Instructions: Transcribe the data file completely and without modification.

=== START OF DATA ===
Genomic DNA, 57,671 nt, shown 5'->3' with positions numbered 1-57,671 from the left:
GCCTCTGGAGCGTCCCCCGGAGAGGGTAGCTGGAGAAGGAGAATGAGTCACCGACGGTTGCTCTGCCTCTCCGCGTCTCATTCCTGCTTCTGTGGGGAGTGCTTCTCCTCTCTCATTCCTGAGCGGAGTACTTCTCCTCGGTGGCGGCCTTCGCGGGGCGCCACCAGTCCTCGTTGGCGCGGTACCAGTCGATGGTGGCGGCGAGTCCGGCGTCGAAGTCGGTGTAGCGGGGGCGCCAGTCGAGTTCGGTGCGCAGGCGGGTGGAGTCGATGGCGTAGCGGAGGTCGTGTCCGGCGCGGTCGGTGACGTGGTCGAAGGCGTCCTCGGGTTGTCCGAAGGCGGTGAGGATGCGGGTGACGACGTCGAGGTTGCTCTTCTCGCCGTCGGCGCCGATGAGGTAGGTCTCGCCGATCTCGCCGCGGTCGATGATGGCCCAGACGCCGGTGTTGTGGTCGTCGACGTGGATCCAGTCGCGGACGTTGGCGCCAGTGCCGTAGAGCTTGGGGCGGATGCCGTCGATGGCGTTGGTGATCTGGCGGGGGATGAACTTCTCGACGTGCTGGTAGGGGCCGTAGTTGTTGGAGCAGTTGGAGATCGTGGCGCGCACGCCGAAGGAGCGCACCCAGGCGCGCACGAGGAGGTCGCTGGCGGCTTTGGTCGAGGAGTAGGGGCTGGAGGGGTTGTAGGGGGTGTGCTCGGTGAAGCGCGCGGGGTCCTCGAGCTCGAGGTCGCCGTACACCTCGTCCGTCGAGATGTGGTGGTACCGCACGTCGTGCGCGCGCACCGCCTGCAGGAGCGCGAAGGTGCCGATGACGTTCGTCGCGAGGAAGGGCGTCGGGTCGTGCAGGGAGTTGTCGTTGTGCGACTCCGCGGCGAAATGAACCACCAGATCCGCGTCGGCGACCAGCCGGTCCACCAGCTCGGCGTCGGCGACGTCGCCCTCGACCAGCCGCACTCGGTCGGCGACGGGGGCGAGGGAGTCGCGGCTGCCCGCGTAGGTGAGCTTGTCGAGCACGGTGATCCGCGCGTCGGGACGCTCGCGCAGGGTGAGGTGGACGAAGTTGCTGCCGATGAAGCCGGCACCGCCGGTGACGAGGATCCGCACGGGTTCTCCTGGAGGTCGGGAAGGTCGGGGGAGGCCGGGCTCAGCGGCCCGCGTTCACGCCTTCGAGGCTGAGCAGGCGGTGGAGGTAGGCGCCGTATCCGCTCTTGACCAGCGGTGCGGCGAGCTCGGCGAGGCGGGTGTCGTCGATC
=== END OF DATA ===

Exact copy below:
Genomic DNA, 57,671 nt, shown 5'->3' with positions numbered 1-57,671 from the left:
GCCTCTGGAGCGTCCCCCGGAGAGGGTAGCTGGAGAAGGAGAATGAGTCACCGACGGTTGCTCTGCCTCTCCGCGTCTCATTCCTGCTTCTGTGGGGAGTGCTTCTCCTCTCTCATTCCTGAGCGGAGTACTTCTCCTCGGTGGCGGCCTTCGCGGGGCGCCACCAGTCCTCGTTGGCGCGGTACCAGTCGATGGTGGCGGCGAGTCCGGCGTCGAAGTCGGTGTAGCGGGGGCGCCAGTCGAGTTCGGTGCGCAGGCGGGTGGAGTCGATGGCGTAGCGGAGGTCGTGTCCGGCGCGGTCGGTGACGTGGTCGAAGGCGTCCTCGGGTTGTCCGAAGGCGGTGAGGATGCGGGTGACGACGTCGAGGTTGCTCTTCTCGCCGTCGGCGCCGATGAGGTAGGTCTCGCCGATCTCGCCGCGGTCGATGATGGCCCAGACGCCGGTGTTGTGGTCGTCGACGTGGATCCAGTCGCGGACGTTGGCGCCAGTGCCGTAGAGCTTGGGGCGGATGCCGTCGATGGCGTTGGTGATCTGGCGGGGGATGAACTTCTCGACGTGCTGGTAGGGGCCGTAGTTGTTGGAGCAGTTGGAGATCGTGGCGCGCACGCCGAAGGAGCGCACCCAGGCGCGCACGAGGAGGTCGCTGGCGGCTTTGGTCGAGGAGTAGGGGCTGGAGGGGTTGTAGGGGGTGTGCTCGGTGAAGCGCGCGGGGTCCTCGAGCTCGAGGTCGCCGTACACCTCGTCCGTCGAGATGTGGTGGTACCGCACGTCGTGCGCGCGCACCGCCTGCAGGAGCGCGAAGGTGCCGATGACGTTCGTCGCGAGGAAGGGCGTCGGGTCGTGCAGGGAGTTGTCGTTGTGCGACTCCGCGGCGAAATGAACCACCAGATCCGCGTCGGCGACCAGCCGGTCCACCAGCTCGGCGTCGGCGACGTCGCCCTCGACCAGCCGCACTCGGTCGGCGACGGGGGCGAGGGAGTCGCGGCTGCCCGCGTAGGTGAGCTTGTCGAGCACGGTGATCCGCGCGTCGGGACGCTCGCGCAGGGTGAGGTGGACGAAGTTGCTGCCGATGAAGCCGGCACCGCCGGTGACGAGGATCCGCACGGGTTCTCCTGGAGGTCGGGAAGGTCGGGGGAGGCCGGGCTCAGCGGCCCGCGTTCACGCCTTCGAGGCTGAGCAGGCGGTGGAGGTAGGCGCCGTATCCGCTCTTGACCAGCGGTGCGGCGAGCTCGGCGAGGCGGGTGTCGTCGATC